$800M from City of Calgary for Olympics 'not a good deal,' says Nenshi

Calgary's mayor said Monday that he never asked the provincial government to chip in $1 billion toward the 2026 Winter Olympics.

Provincial support short of what some expected for 2026 Games

Calgary Mayor Naheed Nenshi said expecting the city to pay more than the province for Calgary 2026 is not a good deal. (City of Calgary)

Calgary's mayor said Monday that he never asked the provincial government to chip in $1 billion toward the 2026 Winter Olympics.

The province's $700-million Olympic funding announcement Friday has been seen by some members of council as being below what they were expecting. With that number, the city would have to contribute $800 million in order to get that maximum level federal support and hit the $3-billion figure in public money required.

Mayor Naheed Nenshi is countering that perspective, saying the provincial support, "is well within the range of numbers that have been looked at."

"I also read that someone had asked the province for a billion dollars. I didn't ask them for a billion dollars, so I don't know where that actually comes from," said Nenshi.

The federal government has pledged to match the combined provincial and municipal contributions up to the 50 per cent of the total public investment that's required for the Calgary bid plan.

$3B needed from taxpayers

Calgary 2026 estimates $3 billion in public money is needed. By that measure, the federal contribution would have been a maximum of $1.5 billion.

Nenshi told reporters that he thinks the city finding $800 million "is a bit too high."

The mayor has said if the city can assemble what he calls a good deal for Calgary, he would campaign in favour of supporting an Olympic bid.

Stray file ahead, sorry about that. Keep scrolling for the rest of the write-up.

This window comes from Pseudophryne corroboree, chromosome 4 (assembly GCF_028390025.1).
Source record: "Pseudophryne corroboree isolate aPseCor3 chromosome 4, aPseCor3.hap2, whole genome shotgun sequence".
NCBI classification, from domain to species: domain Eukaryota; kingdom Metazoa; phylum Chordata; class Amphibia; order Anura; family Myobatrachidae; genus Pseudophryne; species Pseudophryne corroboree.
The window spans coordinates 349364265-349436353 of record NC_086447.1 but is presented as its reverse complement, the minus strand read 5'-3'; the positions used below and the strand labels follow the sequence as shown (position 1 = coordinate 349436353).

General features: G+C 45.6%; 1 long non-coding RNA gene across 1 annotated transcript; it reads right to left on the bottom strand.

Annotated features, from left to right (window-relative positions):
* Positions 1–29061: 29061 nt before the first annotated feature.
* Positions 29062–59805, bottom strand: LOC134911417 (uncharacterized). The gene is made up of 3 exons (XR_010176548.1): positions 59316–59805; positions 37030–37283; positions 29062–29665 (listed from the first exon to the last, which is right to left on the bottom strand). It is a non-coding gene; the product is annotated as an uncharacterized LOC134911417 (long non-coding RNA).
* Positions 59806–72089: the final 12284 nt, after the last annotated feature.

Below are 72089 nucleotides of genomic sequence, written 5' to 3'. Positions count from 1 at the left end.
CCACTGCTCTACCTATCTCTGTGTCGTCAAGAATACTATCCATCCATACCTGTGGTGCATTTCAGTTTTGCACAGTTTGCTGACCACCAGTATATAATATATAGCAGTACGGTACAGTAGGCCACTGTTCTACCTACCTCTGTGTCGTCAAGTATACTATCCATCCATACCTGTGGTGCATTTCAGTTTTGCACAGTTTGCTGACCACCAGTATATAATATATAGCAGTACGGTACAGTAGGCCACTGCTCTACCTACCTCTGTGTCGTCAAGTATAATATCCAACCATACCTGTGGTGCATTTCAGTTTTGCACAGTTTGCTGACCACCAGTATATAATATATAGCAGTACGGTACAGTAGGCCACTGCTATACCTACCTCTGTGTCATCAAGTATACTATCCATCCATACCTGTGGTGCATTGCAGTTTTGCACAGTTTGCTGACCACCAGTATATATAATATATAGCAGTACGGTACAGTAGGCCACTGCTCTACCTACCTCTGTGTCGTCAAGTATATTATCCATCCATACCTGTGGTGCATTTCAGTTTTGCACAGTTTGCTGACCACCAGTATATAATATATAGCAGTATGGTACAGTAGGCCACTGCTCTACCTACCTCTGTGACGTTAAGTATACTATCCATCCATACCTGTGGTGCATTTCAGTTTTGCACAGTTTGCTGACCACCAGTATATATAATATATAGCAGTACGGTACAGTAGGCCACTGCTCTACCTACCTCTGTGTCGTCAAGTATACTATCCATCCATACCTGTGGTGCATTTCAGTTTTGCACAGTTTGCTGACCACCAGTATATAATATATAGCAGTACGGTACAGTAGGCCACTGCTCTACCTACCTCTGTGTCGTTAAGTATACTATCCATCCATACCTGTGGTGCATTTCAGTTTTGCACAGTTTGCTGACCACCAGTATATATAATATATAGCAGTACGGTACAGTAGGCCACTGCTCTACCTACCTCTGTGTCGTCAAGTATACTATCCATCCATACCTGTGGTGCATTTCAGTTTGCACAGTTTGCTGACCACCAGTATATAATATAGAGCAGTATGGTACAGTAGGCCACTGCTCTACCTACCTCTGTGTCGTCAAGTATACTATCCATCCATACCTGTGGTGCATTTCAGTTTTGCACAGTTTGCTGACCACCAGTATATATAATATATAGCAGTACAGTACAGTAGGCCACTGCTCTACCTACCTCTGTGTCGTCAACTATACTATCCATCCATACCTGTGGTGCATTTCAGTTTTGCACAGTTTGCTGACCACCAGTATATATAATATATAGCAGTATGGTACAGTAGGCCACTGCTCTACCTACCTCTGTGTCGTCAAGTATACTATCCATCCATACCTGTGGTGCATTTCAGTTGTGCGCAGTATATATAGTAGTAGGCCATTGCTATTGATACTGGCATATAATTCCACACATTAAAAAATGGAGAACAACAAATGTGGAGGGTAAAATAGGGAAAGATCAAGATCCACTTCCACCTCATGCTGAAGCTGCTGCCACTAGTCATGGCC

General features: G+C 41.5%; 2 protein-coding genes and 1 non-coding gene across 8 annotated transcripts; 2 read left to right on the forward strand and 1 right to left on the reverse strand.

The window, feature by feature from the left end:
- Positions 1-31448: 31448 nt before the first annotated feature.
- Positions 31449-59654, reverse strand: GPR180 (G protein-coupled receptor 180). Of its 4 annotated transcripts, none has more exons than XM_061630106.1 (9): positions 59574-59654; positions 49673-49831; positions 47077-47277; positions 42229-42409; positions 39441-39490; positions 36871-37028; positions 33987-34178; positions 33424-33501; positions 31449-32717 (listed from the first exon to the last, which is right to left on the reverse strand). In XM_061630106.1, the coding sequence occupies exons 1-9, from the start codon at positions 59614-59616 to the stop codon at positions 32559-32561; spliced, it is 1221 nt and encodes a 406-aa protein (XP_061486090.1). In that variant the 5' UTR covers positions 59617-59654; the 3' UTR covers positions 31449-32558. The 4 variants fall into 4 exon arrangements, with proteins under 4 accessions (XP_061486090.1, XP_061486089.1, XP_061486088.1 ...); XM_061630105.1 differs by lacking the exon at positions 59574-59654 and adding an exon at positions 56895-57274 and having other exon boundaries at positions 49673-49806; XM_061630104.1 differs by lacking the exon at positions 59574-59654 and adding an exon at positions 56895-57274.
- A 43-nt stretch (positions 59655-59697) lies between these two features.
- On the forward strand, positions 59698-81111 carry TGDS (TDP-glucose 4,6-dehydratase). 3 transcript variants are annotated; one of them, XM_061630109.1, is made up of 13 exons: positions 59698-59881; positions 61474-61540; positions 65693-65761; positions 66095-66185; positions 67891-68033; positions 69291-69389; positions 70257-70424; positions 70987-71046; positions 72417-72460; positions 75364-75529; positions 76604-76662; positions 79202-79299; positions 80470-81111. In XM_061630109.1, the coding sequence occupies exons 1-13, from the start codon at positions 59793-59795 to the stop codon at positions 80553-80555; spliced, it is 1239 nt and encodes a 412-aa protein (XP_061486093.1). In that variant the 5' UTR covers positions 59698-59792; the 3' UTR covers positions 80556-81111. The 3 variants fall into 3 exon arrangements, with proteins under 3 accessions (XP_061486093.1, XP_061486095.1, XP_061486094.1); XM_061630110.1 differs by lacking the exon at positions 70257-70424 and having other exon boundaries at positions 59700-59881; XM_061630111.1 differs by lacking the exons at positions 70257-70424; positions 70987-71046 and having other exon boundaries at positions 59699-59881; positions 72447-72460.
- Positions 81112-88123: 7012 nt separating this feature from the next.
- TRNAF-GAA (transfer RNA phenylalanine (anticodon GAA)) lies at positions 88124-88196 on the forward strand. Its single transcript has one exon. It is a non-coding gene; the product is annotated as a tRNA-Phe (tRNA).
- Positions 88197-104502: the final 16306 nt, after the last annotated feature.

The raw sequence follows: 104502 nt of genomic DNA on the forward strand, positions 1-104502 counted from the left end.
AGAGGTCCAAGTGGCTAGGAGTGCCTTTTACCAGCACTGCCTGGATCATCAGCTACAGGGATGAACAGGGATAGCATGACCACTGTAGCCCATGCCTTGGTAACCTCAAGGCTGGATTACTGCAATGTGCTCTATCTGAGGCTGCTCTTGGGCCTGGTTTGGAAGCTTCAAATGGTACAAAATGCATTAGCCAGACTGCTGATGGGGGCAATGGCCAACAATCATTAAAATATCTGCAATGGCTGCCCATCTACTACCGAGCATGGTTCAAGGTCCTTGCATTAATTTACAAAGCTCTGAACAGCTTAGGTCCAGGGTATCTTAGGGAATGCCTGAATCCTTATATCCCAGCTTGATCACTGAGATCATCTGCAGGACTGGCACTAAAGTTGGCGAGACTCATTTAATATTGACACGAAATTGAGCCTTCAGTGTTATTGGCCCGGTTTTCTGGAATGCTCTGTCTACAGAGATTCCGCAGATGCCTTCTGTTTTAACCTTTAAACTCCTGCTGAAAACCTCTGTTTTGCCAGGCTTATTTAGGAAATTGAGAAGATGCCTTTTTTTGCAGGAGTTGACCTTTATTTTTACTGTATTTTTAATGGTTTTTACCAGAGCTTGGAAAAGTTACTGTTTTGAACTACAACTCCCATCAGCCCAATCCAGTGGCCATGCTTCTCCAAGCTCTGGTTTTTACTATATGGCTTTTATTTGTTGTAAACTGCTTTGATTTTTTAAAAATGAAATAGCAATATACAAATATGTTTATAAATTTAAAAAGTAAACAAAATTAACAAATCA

When reminded of that commitment and asked if $800 million is a potential good deal, Nenshi answered by saying "I think if you're looking at the city putting in $800 million — more than the province — that is not a good deal."

Bid in peril: Chu

Olympic opponent Coun. Sean Chu said the provincial commitment is short of what the city was expecting.  In fact, it's so short that he feels the bid is in peril.

"I would like to think it's dead," said Chu, but added that Calgarians will have the final say in the Nov. 13 plebiscite on the bid.

Nenshi said he expects the federal government will announce its financial contribution sometime in the next week. Once that happens, the extent of the city contribution will be known. 

City contribution complicated

There are three potential layers of municipal costs should Calgary win an Olympic bid. 

There's the money needed for the Olympic hosting plan.

That plan could result in Olympics-related costs. For example, the draft hosting plan calls for the potential removal of a Calgary Transit bus storage facility in Victoria Park to make way for an athletes' village.

The city would have to pay for the construction of a new facility. 

A council document leaked to the CBC also said there would be discretionary Olympics costs which could result from council decisions for additional infrastructure. No specific examples were provided in that document. 

If Calgarians vote in favour of the bid in next month's plebiscite, Calgary 2026 will submit a bid book to the International Olympic Committee in January.

The IOC is expected to name the host city for the 2026 Games in June next year.


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